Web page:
30 Day Challenge Day One: What was your first fandom?

If you’re interested in participating in the Geek Out Challenge, read this post here! Each day I will be posting a question for that day for the next 30 days. Follow along each day with your own post or feel free to wait until the entire challenge has been released and take it on when you like! Be sure to link back to the master post at the end or link back to each post for each day.

Day One: What was your first fandom?

As time passes and you grow holder, memories of the last week, the last month or year fade away unless they hold some form of relevance or had some form of emotional impact upon you. I couldn’t tell you in any great detail what I accomplished at work before my annual leave begun however I can tell you in detail the moment I was engrossed by my first fandom almost 28 years ago. I was standing in my parents loft conversion, banished as the youngest by my older siblings to watch the upstairs black and white television. Flicking idly through the limited range of challenges available to watch I came upon the most mind blowing scene a young impressionable boy could see, a ship in space panning in to reveal an English speaking uniformed individual undertaking his tour of his ship. My love for Star Trek was born on that day and has grown and matured ever since over the last 28 years. In the absence of internet streaming services and antiquated box sets, living in the UK we were largely reliant on these series being picked up by the state broadcasters from the American networks abroad. I was engrossed with this series but unable to indulge my new fandom, I was raised in the period of weekly syndicated broadcasting, if you were lucky perhaps a two parter, being able to binge watch a show was a distant fantasy about two decades later.

I wanted more, as an impressionable youth with this new series of interesting characters and fantastic ships I did what any respecting child of my age would do, in the absence of action figures or toys to bring my adventures to life I built my own bridge sets using lego pieces with toy models supplied by Micro Machines to recreate the epic battles in space. As I grew older into my teenage years and we brought our first computer I remember experiencing an unofficial Star Trek game on an old Performa Mac computer and being blown away at being able to actually fly a digital version of the Enterprise between planets.

“Being a resourceful child I repurposed these soldiers using the rank insignia of Starfleet and they became my loyal crew of officers and men aboard my Lego Bridge sets, just as the franchise and series drew inspiration from the bold military colours of the Imperial army in its development, so unintentionally did I as the clean uniforms of the French troops seemed a natural fit.” Charlesfwh, Around The Bonfire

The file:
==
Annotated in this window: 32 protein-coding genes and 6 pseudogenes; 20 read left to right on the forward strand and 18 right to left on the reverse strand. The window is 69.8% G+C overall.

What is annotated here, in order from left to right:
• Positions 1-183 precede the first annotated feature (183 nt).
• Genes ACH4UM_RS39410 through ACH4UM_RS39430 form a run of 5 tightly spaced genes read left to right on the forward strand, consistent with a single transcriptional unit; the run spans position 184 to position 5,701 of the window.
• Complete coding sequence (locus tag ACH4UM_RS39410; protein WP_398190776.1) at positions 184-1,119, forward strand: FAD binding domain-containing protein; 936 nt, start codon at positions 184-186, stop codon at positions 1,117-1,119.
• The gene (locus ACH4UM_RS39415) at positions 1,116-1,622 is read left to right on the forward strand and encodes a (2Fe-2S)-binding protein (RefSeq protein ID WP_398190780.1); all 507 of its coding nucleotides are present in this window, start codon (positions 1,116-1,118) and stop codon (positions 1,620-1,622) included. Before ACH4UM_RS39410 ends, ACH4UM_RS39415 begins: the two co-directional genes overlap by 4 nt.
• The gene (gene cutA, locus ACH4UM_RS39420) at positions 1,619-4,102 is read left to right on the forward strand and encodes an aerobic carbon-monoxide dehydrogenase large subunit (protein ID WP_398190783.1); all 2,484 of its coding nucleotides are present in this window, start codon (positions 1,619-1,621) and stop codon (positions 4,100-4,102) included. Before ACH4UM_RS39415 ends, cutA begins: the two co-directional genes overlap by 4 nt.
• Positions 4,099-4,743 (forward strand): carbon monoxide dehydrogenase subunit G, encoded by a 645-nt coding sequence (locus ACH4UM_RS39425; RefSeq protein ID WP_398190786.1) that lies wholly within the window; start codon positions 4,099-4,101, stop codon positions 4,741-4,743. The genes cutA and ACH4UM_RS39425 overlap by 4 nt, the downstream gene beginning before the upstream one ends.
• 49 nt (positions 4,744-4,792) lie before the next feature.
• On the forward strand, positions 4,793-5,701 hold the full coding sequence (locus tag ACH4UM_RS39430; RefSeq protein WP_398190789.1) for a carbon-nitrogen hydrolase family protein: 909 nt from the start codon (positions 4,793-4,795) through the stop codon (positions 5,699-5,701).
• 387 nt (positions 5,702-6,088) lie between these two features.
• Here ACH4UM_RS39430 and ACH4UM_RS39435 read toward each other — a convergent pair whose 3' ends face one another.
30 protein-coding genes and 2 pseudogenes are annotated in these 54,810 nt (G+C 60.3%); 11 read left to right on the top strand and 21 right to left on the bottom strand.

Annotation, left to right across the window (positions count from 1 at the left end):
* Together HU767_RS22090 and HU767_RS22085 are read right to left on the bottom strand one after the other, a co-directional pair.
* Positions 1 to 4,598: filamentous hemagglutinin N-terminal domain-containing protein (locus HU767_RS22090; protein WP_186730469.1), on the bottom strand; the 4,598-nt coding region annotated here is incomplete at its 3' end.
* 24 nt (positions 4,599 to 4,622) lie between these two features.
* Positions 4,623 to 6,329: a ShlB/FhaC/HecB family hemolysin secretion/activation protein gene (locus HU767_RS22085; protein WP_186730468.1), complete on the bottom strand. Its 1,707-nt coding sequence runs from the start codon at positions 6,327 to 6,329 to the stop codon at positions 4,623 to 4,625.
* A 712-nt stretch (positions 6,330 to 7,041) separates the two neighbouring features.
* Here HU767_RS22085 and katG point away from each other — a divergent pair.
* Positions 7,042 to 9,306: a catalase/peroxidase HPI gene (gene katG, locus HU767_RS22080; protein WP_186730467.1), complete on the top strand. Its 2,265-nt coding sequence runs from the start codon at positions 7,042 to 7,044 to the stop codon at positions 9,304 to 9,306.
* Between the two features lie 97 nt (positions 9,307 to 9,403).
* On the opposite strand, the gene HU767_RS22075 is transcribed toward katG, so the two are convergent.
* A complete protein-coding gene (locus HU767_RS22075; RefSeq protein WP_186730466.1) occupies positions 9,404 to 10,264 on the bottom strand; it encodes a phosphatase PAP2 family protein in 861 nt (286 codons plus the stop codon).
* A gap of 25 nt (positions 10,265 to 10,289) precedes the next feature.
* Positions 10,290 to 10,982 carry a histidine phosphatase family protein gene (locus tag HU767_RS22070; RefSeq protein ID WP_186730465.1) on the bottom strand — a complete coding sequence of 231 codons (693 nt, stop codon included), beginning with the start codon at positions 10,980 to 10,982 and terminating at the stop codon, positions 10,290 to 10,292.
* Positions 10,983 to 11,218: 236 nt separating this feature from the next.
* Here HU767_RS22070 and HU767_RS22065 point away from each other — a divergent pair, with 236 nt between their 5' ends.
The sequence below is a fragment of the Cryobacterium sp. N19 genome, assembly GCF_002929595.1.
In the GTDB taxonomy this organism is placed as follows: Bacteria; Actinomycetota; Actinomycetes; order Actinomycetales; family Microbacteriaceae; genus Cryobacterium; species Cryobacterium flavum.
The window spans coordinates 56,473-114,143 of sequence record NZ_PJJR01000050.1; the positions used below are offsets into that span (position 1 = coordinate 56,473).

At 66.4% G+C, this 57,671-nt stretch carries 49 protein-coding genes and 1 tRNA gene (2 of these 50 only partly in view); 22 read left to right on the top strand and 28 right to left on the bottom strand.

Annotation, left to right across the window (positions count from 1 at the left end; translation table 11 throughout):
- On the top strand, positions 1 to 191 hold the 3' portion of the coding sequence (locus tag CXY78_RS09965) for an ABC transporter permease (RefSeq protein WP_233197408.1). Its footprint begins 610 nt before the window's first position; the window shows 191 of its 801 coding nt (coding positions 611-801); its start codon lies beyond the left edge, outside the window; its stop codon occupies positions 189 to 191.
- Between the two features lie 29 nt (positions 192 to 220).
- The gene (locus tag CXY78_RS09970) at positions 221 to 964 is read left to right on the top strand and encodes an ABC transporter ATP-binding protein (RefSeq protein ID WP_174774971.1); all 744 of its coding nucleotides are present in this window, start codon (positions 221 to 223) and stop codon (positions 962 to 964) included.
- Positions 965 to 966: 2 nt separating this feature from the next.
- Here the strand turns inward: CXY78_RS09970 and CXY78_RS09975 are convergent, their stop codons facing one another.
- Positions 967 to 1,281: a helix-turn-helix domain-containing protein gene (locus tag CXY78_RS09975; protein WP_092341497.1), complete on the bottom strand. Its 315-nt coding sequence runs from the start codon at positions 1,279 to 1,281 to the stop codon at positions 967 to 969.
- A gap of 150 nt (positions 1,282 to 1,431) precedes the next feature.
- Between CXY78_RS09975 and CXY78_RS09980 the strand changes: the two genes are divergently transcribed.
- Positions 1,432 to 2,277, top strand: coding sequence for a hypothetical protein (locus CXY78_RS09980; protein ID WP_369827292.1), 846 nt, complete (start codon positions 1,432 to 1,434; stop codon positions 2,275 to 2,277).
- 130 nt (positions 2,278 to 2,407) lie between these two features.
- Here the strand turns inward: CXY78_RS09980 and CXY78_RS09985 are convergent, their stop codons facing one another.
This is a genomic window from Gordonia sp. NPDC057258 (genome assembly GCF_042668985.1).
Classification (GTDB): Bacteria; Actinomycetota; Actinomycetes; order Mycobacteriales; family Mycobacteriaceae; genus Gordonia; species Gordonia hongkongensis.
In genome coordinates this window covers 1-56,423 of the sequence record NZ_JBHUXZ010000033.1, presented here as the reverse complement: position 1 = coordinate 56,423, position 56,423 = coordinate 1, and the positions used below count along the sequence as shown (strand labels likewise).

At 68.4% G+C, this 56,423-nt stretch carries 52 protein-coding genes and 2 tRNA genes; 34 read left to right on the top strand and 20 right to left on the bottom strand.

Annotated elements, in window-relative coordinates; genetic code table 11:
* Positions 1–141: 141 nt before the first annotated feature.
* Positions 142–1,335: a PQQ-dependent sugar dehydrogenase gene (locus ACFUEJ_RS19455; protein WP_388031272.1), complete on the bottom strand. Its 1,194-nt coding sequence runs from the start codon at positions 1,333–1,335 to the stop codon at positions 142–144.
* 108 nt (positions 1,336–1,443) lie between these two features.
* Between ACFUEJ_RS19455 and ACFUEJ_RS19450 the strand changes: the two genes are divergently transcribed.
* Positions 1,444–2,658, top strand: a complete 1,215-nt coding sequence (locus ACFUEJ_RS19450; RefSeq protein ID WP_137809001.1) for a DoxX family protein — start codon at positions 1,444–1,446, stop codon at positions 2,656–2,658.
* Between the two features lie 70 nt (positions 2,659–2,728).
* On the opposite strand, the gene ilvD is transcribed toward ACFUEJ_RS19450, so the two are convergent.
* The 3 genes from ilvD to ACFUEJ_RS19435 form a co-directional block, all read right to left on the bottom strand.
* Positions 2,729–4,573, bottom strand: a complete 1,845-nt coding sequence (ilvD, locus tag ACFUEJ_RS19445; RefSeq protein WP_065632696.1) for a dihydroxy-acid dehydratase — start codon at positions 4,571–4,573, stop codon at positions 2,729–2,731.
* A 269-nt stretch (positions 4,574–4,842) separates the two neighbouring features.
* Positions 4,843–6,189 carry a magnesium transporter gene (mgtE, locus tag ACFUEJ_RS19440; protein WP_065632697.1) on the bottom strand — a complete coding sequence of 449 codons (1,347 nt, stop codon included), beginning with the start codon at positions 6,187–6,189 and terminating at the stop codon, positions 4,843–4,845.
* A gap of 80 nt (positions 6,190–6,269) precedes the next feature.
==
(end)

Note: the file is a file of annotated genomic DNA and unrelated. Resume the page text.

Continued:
In today’s modern world you can satiate your fan desires with few restrictions, the invention of streaming services has allowed us to binge watch whatever show we desire within reason and removed that sense of discovery, that social aspect of series where we can talk to our friends about the latest escapades and guess what’s going to happen next. I would say, its cheapened the product overall, I’ll readily concede I’ve brought into a new series and watched it excessively and in doing so lost whatever interest I initially had. Shows in turn now produced and made with hooks to ensure you continue to push through to the next episode. I enjoy the convenience but do recognise its had an impact on consumption.

Most fans of a generation tend to have the series they grew up with, similar perhaps to Doctor Who fandom who have their own particular Doctor or peoples favourite Bond. I don’t recall having that issue pertaining to Star Trek, perhaps due to the restrictions of watching it in a pre-digital era society with limited means to enjoy the series. I watched the earliest episodes of The Next Generation on a small black and white television set, I recall the luxury of being able to watch The Wrath of Khan on our bigger rented colour television set downstairs. Recordable cassette tapes were becoming more readily available, I had my cassette to record my films, this Star Trek film was one I chose to record and watch again and again as a young child. This isn’t a nostalgic story about poverty and restriction, we lived a comfortable life and these were the circumstances of media in the early 1990s. There was something endearing and positively empowering about the cast and crew of the Enterprise whatever the generation in showing the human race could rise above the issues around us and be prosperous into the future.

Throughout my teenage years, Star Trek was a constant presence and fandom, something I may touch on later in the month with another question. Certainly it was there during my formative years and served to act as a positive inspiration to take after and shape and grow my principles upon. Watching these leaders in authority resolve the moral quandary of the week through diplomacy where possible, through a determined spirit if necessary. That it continues to permeate and resonate with a new audience today speaks wonders of the vision of Gene when he first launched Star Trek in the 1960’s. But for me, it’s a clear memory of standing in my parents loft as the Starship Enterprise came into view, unlike anything on British TV I had witnessed and realised I was seeing something special, something that would change my life going forward and something I continue to enjoy, to learn from and to appreciate to this day.

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